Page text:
UiPath’s $225M Round: What Does This Mean For RPA (Robotic Process Automation)?

This week UiPath announced a Series E round for $225 million at a $10.2 billion valuation. The lead on the deal was Alkeon and the other investors included Accel, Coatue, Dragoneer, IVP, Madrona Venture Group, Sequoia Capital, Tencent, Tiger Global, Wellington, and T. Rowe Price Associates.

UiPath is the leader in the RPA (Robotic Process Automation) space, with ARR (Annual Recurring Revenues) of more than $400 million. RPA technology allows for automation of tedious and repetitive corporate processes. The segment is also the fastest growing in the enterprise software market. 

“Their growth story is pretty simple, but often gets lost in Silicon Valley as we all strive for the shiny new object,” said Pankaj Chowdhry, who is the CEO of FortressIQ. “They provide a great product that helps their customers get more out of their existing legacy investments.”

The irony is that the core technology for RPA is based on something fairly simple: screen scraping. This makes it possible to replicate a user’s input patterns with applications.

Yet companies like UiPath have innovated RPA systems, such as with machine learning, computer vision, process mining, intelligent OCR (Optical Character Recognition) and NLP (Natural Language Processing). The result is that the bots are getting smarter. 

Note that the COVID-19 pandemic has also accelerated growth–at least for the larger players. “Companies today need to ensure they have the right structure and right processes in place to withstand whatever comes their way,” said Vijay Khanna, who is the Chief Corporate Development Officer at UiPath. “With that, they are increasingly turning to automation to accelerate their digital transformation efforts and ensure they can operate as productively and flexibly as possible moving forward.”

The RPA industry has been the subject of various criticisms. For example, the technology is often perceived as being mostly a Band Aid that cannot scale and requires too much training to create useful bots.

“RPA disruption needs to be consumerized to provide self-service for users,” said Muddu Sudhakar, who is the CEO and co-founder of Aisera.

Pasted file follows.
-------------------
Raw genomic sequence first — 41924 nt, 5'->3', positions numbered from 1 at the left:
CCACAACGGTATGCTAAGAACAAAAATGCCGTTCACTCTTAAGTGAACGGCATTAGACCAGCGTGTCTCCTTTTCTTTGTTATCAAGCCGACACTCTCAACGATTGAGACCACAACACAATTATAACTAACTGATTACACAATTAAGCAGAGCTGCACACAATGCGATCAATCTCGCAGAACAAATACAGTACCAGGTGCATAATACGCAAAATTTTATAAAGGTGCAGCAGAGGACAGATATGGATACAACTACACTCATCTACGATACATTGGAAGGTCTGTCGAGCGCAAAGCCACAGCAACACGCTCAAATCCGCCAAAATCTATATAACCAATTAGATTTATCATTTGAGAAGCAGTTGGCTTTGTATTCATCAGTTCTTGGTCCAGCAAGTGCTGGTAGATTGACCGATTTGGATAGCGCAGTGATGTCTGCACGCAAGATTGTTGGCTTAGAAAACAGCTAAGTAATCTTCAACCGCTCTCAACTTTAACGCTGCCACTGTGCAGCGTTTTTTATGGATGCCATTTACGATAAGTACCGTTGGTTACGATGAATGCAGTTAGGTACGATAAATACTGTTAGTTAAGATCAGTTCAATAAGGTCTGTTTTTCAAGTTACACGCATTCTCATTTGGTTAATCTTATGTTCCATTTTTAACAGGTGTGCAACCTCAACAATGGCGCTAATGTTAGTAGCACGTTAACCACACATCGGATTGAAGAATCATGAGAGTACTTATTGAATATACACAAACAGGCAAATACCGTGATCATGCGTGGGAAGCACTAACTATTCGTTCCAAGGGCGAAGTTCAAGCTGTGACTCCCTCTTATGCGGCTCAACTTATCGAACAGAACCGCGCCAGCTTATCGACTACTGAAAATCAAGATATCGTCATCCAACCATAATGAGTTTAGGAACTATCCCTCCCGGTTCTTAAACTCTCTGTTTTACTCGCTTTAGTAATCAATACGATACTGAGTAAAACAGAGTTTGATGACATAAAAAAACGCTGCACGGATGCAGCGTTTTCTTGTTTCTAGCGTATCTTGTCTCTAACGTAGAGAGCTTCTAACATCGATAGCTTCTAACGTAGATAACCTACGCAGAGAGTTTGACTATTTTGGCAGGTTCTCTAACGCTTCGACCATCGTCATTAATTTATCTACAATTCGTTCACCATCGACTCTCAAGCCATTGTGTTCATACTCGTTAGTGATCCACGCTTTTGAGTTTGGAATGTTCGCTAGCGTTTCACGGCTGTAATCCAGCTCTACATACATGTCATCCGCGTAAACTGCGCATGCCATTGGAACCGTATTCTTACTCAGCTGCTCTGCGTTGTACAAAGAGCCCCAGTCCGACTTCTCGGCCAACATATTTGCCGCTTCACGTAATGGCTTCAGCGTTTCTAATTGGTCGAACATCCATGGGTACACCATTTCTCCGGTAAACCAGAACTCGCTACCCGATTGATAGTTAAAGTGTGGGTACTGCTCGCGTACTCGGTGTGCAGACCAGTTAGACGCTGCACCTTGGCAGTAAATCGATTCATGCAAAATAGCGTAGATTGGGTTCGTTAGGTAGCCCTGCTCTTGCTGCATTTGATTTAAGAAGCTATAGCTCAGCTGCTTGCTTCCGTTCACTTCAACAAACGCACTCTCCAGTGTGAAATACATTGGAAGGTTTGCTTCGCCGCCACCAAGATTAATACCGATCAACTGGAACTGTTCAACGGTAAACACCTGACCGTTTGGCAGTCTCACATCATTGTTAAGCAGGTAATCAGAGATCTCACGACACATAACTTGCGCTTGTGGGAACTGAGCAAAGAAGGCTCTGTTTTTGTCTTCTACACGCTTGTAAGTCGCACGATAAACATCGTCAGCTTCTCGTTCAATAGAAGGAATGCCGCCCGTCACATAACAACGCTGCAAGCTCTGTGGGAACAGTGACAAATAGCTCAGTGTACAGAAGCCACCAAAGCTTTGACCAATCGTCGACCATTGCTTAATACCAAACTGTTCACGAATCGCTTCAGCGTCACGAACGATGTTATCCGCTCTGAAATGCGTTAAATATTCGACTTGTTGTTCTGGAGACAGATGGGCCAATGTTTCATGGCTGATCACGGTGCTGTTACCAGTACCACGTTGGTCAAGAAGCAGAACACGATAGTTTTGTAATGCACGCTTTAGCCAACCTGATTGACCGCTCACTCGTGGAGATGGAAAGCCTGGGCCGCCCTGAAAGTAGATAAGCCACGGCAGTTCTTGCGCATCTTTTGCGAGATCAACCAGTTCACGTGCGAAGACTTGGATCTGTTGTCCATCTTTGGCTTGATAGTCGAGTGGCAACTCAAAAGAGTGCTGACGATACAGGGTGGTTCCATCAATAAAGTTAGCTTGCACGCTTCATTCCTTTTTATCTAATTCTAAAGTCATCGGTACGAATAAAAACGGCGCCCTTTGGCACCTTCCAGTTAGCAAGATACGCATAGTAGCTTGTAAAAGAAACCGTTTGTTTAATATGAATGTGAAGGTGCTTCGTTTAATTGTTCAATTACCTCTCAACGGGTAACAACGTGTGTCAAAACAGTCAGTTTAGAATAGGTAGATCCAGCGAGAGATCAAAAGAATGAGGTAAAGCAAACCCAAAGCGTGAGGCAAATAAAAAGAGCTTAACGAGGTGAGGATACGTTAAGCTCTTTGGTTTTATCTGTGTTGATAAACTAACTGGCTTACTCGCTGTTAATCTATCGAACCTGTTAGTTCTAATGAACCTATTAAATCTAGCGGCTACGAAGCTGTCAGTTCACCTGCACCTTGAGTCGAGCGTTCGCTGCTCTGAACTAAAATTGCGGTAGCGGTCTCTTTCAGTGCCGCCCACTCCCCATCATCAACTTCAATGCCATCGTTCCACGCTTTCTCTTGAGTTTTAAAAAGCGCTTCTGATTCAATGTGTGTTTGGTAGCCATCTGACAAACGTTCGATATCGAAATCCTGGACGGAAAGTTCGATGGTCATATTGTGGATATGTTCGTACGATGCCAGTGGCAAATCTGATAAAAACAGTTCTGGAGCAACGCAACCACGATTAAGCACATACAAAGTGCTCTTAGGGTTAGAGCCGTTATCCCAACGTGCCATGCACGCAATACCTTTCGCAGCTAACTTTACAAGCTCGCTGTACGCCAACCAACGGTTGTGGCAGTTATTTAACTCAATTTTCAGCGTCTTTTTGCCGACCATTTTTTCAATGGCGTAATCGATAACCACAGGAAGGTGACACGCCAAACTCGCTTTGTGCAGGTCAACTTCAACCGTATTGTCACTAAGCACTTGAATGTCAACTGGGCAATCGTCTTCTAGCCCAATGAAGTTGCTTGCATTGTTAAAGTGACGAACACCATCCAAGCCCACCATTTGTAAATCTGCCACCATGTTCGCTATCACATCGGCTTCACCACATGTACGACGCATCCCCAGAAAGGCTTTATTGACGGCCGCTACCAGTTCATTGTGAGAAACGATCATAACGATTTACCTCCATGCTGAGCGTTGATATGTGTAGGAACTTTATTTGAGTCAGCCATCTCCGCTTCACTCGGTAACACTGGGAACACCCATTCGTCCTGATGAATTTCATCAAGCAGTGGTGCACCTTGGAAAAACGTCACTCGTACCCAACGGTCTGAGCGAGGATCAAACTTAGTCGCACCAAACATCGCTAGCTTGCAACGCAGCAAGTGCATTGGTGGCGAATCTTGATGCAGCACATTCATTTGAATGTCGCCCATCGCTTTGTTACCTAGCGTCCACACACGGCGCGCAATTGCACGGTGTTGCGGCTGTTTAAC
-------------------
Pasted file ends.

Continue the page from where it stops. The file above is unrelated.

The competitive environment is getting more intense as well. Keep in mind that Microsoft is investing heavily in its own RPA platform.  And there is buzz that Amazon and Google will make a play for the opportunity. 

“The funding for UiPath is consistent with our view of a technology at the proverbial inflection point,” said Adib Ghubril, who is the research director at Info-Tech Research Group. “IBM has actively sought to strengthen its position in this market since the beginning of the year. Indeed, many believed that Automation Anywhere or UiPath would be the target. The fact that IBM opted for a much smaller player–WDG Automation–suggests that the big three–Automation Anywhere, BluePrism, and UiPath–are liking their odds of going-it-alone, at least for now.”

The UiPath round also highlights that the RPA market is massive and still in the early stages. “The adoption of RPA keeps growing as enterprises realize the benefits automation brings to operational efficiency, cost reduction, and employee and customer experience–making RPA one of the highest priorities for tech investments,” said Barry Cooper, who is the Enterprise Group President at NICE. “With the existing economic reality causing some enterprises to cut down on their workforce and look for cost efficiencies, RPA helps to maintain business continuity by complementing and assisting the existing workforce to do more with less. Robotic software can either take over some of the manual tasks to free up employee’s time for other important areas, or assist the human workforce, side by side, with attended bots.”

But with the large RPA firms bolstering their balance sheets with large amounts of venture capital, does this mean that there are fewer opportunities for startups? Is there a crowding out effect?

Well, not necessarily.

“There is opportunity for small operators to provide unique and price competitive products to disrupt the digital world,” said Vadim Tabakman, who is the Director of Technical Evangelism at Nintex. “With the world focusing on how machine learning and artificial intelligence can help—there are interesting opportunities that small operators can investigate that larger ones will have a harder time to implement and modify their existing tools.”